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by Saburo Sakai
with Martin Caiden
Intro by David Ballantine
I Books 2001
Order now at amazon.com
Autobiography of Japan's Fighter Ace Saburo Sakai
This book tells the highly abridged version of Sakai's wartime service by author Martin Caiden in English that was first published in 1957 and reprinted many times since. Sakai's own autobiography was published in Japanese language only: Oozora No Samurai (Samurai in the Sky) which is much more detailed. Also Saburo Sakai Kusen Kiroku (Saburo Sakai's combat records). The movie Ôzora no samurai (1976) is a film adaptation of Sakai's wartime stories.
Saburo Sakai is one of those larger than life figures of WWII. A man of samurai roots himself, his weapon was Zero and his legacy nothing less than extraordinary. A veteran of 200 missions and 64 confirmed victories racked up in China, New Guinea and the Solomons. Most famous for his time with the famed Tainan Kokutai, flying the A6M2 Zero.
The most fascinating aspect of his story is what he is most proud of about his wartime service. Not the fact that he claimed to shot down 64 planes, but rather that he never lost a wingman. The book is a superb account of one experience in that infamous time.
Training at that time was a rigorous and highly selective affair. Only the most skilled and naturally gifted were selected, and completed the training. Pilots rigorous exercises included spotted stars - during the daytime! This feat can only be accomplished by those with exceptional vision. In the game of aerial combat, who ever can spot the opponent first has the advantage, if not the kill.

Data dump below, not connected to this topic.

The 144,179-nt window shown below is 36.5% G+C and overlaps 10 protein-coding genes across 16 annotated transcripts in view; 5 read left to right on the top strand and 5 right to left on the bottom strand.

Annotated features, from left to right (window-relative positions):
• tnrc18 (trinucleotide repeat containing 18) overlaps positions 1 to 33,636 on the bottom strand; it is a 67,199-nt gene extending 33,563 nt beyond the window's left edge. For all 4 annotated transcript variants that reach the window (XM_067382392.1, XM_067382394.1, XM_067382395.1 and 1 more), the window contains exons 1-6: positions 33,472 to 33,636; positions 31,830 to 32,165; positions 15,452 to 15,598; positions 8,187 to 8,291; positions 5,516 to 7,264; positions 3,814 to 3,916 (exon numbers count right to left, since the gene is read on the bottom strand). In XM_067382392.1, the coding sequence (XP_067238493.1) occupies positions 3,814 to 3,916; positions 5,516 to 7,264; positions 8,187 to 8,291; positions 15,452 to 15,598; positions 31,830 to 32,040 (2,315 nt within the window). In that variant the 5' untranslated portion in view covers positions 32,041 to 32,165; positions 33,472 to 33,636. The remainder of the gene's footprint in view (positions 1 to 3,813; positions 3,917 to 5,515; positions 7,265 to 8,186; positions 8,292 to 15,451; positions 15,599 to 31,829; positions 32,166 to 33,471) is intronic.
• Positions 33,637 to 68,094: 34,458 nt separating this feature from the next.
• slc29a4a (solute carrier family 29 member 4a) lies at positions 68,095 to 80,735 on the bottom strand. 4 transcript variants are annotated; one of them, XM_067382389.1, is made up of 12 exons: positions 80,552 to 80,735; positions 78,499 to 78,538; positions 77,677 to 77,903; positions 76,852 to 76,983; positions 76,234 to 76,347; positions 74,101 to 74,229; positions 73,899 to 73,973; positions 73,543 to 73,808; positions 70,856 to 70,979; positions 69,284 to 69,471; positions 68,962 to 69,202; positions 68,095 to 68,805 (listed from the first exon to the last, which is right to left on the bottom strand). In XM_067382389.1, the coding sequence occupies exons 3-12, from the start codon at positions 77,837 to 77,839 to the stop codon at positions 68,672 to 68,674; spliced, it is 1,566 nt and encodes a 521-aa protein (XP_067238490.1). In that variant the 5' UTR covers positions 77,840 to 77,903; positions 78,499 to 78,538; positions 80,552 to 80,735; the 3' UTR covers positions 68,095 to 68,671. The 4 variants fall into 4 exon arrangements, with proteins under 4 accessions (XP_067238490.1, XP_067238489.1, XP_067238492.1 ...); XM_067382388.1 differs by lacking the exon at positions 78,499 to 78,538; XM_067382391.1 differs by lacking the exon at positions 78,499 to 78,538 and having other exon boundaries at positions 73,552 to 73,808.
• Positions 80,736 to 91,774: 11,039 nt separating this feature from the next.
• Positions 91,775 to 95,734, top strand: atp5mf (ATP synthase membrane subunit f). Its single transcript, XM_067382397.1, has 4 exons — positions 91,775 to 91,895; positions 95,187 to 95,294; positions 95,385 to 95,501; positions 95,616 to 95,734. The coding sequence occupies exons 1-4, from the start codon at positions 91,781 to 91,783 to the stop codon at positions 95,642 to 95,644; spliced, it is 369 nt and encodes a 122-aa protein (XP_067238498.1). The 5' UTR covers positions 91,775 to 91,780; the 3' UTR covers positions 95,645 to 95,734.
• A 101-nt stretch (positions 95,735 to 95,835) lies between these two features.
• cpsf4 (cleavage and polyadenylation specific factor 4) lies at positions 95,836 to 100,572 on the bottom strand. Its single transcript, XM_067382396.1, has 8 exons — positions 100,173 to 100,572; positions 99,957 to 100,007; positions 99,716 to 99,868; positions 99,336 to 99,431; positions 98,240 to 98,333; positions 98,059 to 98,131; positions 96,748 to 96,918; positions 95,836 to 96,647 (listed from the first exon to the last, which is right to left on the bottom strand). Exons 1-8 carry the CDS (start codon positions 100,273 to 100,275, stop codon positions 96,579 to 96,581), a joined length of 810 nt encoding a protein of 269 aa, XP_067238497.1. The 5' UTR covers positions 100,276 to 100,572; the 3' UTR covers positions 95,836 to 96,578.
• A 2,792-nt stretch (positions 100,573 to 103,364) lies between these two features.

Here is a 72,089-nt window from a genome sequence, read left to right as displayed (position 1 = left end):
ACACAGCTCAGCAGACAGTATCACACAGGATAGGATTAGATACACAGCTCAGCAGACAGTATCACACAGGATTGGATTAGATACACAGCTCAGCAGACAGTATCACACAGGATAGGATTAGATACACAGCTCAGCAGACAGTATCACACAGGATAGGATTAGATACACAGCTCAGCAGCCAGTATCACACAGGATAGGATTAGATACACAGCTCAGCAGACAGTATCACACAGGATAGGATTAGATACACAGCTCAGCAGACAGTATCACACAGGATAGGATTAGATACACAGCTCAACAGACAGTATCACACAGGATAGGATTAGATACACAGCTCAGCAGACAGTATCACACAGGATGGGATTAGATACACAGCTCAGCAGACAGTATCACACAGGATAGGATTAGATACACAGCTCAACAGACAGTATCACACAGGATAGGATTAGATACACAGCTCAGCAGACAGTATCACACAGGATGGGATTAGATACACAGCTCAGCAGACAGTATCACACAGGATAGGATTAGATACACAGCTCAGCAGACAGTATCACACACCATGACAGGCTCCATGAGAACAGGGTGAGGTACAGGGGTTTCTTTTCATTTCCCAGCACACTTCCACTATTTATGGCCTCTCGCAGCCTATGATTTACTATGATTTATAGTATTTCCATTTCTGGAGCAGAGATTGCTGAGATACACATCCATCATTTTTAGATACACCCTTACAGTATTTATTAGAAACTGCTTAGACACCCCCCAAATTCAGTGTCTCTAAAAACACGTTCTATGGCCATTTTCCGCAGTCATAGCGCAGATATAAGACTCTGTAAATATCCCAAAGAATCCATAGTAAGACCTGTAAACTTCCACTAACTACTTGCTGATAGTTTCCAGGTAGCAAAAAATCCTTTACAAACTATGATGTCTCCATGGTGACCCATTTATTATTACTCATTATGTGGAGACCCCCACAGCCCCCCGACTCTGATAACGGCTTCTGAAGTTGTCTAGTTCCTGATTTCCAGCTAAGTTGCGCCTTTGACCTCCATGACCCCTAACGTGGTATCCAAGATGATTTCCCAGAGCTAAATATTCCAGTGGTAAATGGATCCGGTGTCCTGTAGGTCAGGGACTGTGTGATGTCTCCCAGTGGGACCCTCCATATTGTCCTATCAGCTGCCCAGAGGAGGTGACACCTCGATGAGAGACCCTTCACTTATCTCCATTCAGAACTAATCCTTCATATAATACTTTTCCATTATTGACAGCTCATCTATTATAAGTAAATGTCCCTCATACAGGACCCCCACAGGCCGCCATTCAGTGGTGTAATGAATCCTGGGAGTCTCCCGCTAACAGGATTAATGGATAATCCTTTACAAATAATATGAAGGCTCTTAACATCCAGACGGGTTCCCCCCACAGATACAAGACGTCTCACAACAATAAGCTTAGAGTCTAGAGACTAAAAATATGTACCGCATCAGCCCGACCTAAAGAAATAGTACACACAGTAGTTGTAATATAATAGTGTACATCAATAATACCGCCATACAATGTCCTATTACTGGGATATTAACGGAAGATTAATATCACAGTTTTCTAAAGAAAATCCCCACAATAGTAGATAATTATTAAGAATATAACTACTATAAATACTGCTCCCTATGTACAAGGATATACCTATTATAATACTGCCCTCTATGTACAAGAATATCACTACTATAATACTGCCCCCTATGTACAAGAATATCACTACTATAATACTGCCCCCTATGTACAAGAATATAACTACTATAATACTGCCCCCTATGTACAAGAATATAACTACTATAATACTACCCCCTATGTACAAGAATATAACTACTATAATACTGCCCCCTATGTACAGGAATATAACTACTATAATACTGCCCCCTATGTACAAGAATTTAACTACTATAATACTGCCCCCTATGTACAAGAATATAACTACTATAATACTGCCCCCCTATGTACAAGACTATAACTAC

Sakai was trained to fly the A5M "Claude" in the late 1930's when the climate of Japan was militaristic and the country was already involved in the war in China. There, he racked up his first confirmed kills, to begin the war with America already a seasoned pilot and combat veteran. His participation in the first Japanese aerial mission to Guadalcanal is a harrowing account of victory and near defeat.
His biography reveals the best and the worst of the Imperial Japanese Navy. From gallantry and camaraderie, to the stifling rigidity of the highest officers to the painfully obvious realizations of the war situation.
Aside from being a superb and lucky pilot, Sakai is also an excellent writer. A joy to read, like all other classic memories about war, one is reminded of the uselessness and desperation of war for the Japanese, and how luck dictated who died and survived the years of continuous battle. This book has an honored place as one of the few easy to obtain English language first person accounts of the Pacific war - from the standpoint of a Japanese fighter pilot.
Review by Justin Taylan
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